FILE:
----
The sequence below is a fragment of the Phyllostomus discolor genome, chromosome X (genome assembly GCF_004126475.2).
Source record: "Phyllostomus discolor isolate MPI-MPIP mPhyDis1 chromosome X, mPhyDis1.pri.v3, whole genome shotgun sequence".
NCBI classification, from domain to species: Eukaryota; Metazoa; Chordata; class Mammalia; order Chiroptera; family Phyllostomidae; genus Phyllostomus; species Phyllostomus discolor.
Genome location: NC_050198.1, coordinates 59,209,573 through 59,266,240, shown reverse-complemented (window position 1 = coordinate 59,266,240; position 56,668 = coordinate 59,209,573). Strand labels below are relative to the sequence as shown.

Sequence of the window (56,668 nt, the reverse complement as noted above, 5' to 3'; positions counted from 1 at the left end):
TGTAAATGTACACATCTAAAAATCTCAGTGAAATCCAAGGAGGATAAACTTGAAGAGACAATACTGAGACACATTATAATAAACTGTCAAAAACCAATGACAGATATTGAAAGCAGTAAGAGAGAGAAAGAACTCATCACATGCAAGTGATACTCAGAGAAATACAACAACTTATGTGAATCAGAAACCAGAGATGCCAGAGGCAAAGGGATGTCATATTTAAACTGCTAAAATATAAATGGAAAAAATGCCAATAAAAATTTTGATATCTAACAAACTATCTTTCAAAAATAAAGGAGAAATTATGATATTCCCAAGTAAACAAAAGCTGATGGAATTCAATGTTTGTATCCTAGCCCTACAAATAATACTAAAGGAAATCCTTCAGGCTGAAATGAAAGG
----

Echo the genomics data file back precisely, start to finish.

The sequence below is a fragment of the Phyllostomus discolor genome, chromosome X (genome assembly GCF_004126475.2).
Source record: "Phyllostomus discolor isolate MPI-MPIP mPhyDis1 chromosome X, mPhyDis1.pri.v3, whole genome shotgun sequence".
NCBI classification, from domain to species: Eukaryota; Metazoa; Chordata; class Mammalia; order Chiroptera; family Phyllostomidae; genus Phyllostomus; species Phyllostomus discolor.
Genome location: NC_050198.1, coordinates 59,209,573 through 59,266,240, shown reverse-complemented (window position 1 = coordinate 59,266,240; position 56,668 = coordinate 59,209,573). Strand labels below are relative to the sequence as shown.

Sequence of the window (56,668 nt, the reverse complement as noted above, 5' to 3'; positions counted from 1 at the left end):
TGTAAATGTACACATCTAAAAATCTCAGTGAAATCCAAGGAGGATAAACTTGAAGAGACAATACTGAGACACATTATAATAAACTGTCAAAAACCAATGACAGATATTGAAAGCAGTAAGAGAGAGAAAGAACTCATCACATGCAAGTGATACTCAGAGAAATACAACAACTTATGTGAATCAGAAACCAGAGATGCCAGAGGCAAAGGGATGTCATATTTAAACTGCTAAAATATAAATGGAAAAAATGCCAATAAAAATTTTGATATCTAACAAACTATCTTTCAAAAATAAAGGAGAAATTATGATATTCCCAAGTAAACAAAAGCTGATGGAATTCAATGTTTGTATCCTAGCCCTACAAATAATACTAAAGGAAATCCTTCAGGCTGAAATGAAAGG